> Oregon. So far, the fuzzy broad-leaved plants seem fairly
      impervious to
      > insect pests except for the occasional voracious grasshopper. We
      haven't
      > noticed any disease affecting the plants. The only serious pest
      pressure
      > we've seen is from below. In Oregon we've actually witnessed an
      entire
      > plant being dragged into the earth by Yacon-crazed gophers. In New
      > Mexico we've seen tubers eaten to the point where the plants have
      > withered and died. If you have subterranean pests you might try
      lining
      > your bed with chicken wire at least 16 inches below the surface.
      > Spreading the plants throughout the garden can confuse the gophers
      and
      > prevent the rapid decimation of your entire crop before you know
      what
      > hit it.
      >
      > Reap the Harvest
      > We generally wait for the plants to wither from the first hard frost
      > before harvesting the tubers and crowns, although I've never been
      able
      > to resist sneaking out a tuber or two for a pre-harvest appetizer.
      > Friends are always amazed when I reach into the ground and emerge
      with a
      > crispy tuber that is quickly peeled and consumed to everyone's
      delight.
      > The tubers and crowns can also be left in the ground for months
      before
      > harvesting, as long as they are protected from freezing. The tubers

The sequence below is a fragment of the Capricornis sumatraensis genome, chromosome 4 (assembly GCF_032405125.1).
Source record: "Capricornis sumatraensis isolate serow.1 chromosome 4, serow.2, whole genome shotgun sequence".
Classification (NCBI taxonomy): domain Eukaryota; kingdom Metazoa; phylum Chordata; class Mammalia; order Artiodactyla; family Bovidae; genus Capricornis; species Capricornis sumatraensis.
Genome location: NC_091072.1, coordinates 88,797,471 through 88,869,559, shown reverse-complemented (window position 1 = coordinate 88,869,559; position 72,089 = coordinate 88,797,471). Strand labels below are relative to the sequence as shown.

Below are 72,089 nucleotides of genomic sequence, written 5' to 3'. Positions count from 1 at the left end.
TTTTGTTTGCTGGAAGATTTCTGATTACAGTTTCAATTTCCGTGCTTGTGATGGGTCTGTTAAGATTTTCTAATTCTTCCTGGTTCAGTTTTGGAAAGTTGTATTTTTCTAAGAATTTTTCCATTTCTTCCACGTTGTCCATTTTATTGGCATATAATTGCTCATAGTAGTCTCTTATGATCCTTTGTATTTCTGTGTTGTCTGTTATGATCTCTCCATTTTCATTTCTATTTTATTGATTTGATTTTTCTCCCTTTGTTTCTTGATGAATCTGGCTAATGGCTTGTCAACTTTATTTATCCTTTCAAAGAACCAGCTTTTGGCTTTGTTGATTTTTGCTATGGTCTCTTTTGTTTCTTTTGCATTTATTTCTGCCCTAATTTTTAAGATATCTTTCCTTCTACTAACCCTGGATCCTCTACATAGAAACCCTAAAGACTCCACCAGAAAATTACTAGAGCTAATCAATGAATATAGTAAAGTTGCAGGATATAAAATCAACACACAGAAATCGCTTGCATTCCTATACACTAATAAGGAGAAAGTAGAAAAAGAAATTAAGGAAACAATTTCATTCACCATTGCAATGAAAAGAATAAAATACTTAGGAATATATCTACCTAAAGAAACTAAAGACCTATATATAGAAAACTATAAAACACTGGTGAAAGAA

seem
      > to become sweeter with storage. We've harvested Yacon as late as
      > mid-December in Maine from under a thick layer of straw and snow.
      >
      > Try to be a gentle as possible when harvesting your crop as the
      fresh
      > tubers are quite brittle and thin-skinned. We use a digging fork to
      > gently loosen the soil under and around the tubers before lifting
      the
      > entire root system from the ground. The tubers are then snapped from
      > crown. Once harvested, the tubers should be stored in a cool dark
      place
      > much like potatoes. Even after they've begun to shrivel, they'll
      still
      > retain their sweetness and will be wonderful roasted and peeled.
      Fresh
      > Yacon can also be sliced and dried for extended storage, but it
      might be
      > advantageous to allow them to "ripen" before drying. Crowns can be
      > packed in moist peat, sawdust, or coir fiber and stored in a cool
      place
      > for propagation in the Spring.
      >
      > Cheers
      >
      > Peter
      >